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All About Rationalism (FSF Philosophy Guide)

By Steinbach, Adianna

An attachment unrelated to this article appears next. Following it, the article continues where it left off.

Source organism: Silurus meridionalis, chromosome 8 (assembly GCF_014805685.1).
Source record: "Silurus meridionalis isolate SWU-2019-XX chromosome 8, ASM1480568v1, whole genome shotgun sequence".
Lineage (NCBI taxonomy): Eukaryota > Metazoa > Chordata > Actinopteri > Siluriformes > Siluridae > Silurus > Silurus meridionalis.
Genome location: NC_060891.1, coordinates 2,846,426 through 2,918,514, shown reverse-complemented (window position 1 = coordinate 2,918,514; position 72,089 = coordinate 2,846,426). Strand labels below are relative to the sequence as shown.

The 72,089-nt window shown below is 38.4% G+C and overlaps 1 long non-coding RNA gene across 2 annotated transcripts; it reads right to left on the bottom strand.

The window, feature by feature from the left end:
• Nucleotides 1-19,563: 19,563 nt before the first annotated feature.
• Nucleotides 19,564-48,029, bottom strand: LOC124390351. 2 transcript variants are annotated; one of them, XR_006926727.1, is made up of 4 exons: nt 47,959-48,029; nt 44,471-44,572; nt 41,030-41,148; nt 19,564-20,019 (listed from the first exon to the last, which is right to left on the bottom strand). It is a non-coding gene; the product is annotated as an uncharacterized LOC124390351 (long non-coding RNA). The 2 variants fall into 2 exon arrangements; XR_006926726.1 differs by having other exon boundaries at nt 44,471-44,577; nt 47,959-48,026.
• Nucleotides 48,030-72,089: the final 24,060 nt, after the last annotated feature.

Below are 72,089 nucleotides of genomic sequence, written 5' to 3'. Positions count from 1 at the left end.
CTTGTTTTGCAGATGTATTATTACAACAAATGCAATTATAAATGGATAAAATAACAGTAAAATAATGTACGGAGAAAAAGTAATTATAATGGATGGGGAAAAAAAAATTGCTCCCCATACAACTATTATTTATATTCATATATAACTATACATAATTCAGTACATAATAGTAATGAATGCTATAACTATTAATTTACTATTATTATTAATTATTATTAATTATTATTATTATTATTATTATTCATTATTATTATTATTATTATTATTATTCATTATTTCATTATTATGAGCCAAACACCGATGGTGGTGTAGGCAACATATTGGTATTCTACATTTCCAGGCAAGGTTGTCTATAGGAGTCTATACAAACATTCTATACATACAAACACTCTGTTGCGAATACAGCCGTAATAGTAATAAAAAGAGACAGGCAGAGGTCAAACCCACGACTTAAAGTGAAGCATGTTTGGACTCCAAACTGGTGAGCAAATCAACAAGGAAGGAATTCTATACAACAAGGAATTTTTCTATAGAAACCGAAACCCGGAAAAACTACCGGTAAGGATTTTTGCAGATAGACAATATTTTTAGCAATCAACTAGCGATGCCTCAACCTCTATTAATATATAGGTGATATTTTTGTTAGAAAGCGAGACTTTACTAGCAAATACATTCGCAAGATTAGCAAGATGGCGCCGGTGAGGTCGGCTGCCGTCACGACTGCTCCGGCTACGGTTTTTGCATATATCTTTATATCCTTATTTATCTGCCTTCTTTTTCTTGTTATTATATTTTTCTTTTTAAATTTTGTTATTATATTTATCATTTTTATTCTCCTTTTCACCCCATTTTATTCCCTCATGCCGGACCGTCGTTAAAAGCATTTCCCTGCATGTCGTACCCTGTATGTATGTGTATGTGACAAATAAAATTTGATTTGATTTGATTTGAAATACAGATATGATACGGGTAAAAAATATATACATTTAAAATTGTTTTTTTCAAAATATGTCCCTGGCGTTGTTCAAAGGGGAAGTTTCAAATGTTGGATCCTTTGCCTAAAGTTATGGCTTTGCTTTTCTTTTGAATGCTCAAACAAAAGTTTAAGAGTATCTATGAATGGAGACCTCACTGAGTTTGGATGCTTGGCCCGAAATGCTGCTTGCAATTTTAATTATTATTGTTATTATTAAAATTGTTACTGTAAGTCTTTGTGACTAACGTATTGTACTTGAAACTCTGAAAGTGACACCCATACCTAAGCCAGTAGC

What is Rationalism The philosophy of rationalism is one arguing for the universality of innate understanding. Rationalists believe that the world is a rational structure; thus allowing intuition, logic, and reasoning to be the foundation of human knowledge; understanding is supported and explained by self-evident principles, allowing for the development of human knowledge through logical reasoning. Rationalism is often opposed by empiricism, the philosophy that all human knowledge is derived from experiences and observation. However, these two often intertwine and, in empirical study, cannot be separated. Rationalism maintains that experience can trigger already-present knowledge to surface, while empiricism contends that knowledge is accumulated solely from experiences of the senses. Yet, in reality, human knowledge originates from a combination of innate intuition and learned insight through experience. Early History Rationalism has its roots in the early philosophy of ancient Greece. Although rationalism wasn’t officially formulated at this point in history, the work of Pythagoreans, Eleatics, and Platonists particularly link to this philosophy. In the 6th century BCE, Pythagoras’ work consisted of the assumption that mathematical laws apply to the nature of reality. The problem with this view is the idea that the world is static. Parmenides and Zeno of Elea insisted on this concept; they held that change is an illusion. Though this idea of illusionary change is almost universally disputed today, the work of these early scholars prompted much of the later establishment of rationalism philosophy. The philosopher Socrates believed in the idea that some knowledge is innate and universal. He even experimented with this concept by challenging a slave boy to deduce basic laws of geometry, proving that an extent of knowledge is inherent and unlearned. Similarly, his student Plato placed emphasis on geometry in developing philosophy. His mathematical logic of forms was mirrored in his philosophical approach in that reason, rather than sense, led to understanding. Aristotle, a successor of Plato, contended that human knowledge is acquired through explanation by logic and self-evident principles. These three well-known Greek theorists heavily impacted and shaped the philosophy of rationalism. Modern History Historically, rationalist ideas resurfaced in the Age of Reason during the 17th century. During this time, rationalism was officially established and considered mathematical methods meeting philosophy. Descartes, a French philosopher, advocated for philosophy to have the clarity and self-evidence characteristic of mathematics. His pursuit for ultimate truth led him to be skeptical about the reality of things in hopes of unearthing an undeniable way to understand the world. Taking after Descartes, Spinoza and Leibniz believed that understanding could come from a priori, or theoretical, thinking. Spinoza differed from Descartes in that he held that the existence of the universe, as he termed “substance”, was the most undeniable truth; Descartes believed existence of self was this kind of undeniable truth. The Age of Reason allowed for the foundation of rationalism to be formed through the work of many influential philosophers that majorly explored the concepts of self-evidence and undeniable truth. This continued into the 18th century with the Enlightenment. Voltaire approached rationalism in an ethical way; this presented itself in his argument that moral virtue can be found through reason. This concept rings true in that his beliefs were backed by self-evidence and innate knowledge. Opposing this was Rousseau, who held an empiricist view in terms of learning and placed an emphasis on learning through experience. This view was majorly influenced by his work in political philosophy, especially on the topic of human nature. In another part of the world, Kant, a German philosopher, developed a distinct type of rationalism. Starting as a traditional rationalist and then studying empiricist thinking, Kant created his own version of rationalism that contended experience and reason are both necessary for human understanding of anything outside of the mind. This concept is termed transcendental idealism. Kant’s work led the way for a more modern take on rationalism and empiricism as inseparable and interacting ways of thinking. During the 20th century, rationalism went through a minimal transformation in the sense that there was a focus on empirical science while maintaining a foundation of reason. However, this kind of rationalism does not adhere to the traditional philosophy of rationalism. Rationalism in the World The philosophy of rationalism has influenced many aspects of the world. rationalism is incorporated in psychology with the ideas of moral reasoning and moral judgements. The concept of an individual moral compass stems from the concept of inherent human knowledge. Some researchers contend that modern science is heavily shaped by the philosophical debate of rationalism vs. empiricism since it was established during the heat of this debate, and because modern science was built on the combination of experiment and application of reason. Rationalism is particularly present in theoretical politics. This is exemplified by rational choice theory, which assumes that human beings will act rationally to maximize their self-interest. However, realistically, motivated reasoning is often the cause; in this concept, reasoning falls in line with our desired conclusions, of which are influenced by outside factors and pressures, clouding the kind of true individual reasoning that the philosophy of rationalism is built on. Lastly, rationalism is also present in the topic of ethics. Under rationalist thinking, ethical insights are innately known rather than understood through outside factors; rationalism would view this aspect as allowing for the emergence of true knowledge. Rationalism can be applied to much of daily life, and its extensive historical background suggests its validity and value as a philosophy. With a combination of rationalist and empiricist thought, human knowledge can be seen as an intertwining of inherent thought and experiential learned knowledge, portraying a realistic idea of how knowledge and understanding is gained. Sources: Rationalism - By Movement / School - The Basics of Philosophy Epistemological rationalism in modern philosophies | Britannica Rationalism - The Decision Lab To Be Right or Liked? Evaluating Political Decision-Making Continental Rationalism Rationalism in Science